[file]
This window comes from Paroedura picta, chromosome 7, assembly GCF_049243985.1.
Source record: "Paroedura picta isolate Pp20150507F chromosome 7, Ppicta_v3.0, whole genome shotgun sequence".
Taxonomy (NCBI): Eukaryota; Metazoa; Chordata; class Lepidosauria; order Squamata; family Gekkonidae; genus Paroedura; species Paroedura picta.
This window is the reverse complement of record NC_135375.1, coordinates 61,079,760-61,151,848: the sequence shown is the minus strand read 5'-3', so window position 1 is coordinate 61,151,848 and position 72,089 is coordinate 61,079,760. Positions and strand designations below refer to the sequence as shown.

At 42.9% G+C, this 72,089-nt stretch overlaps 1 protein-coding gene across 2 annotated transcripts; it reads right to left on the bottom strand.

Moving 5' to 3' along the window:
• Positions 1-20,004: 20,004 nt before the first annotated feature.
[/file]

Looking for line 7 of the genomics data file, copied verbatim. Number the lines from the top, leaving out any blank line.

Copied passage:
• Positions 1-20,004: 20,004 nt before the first annotated feature.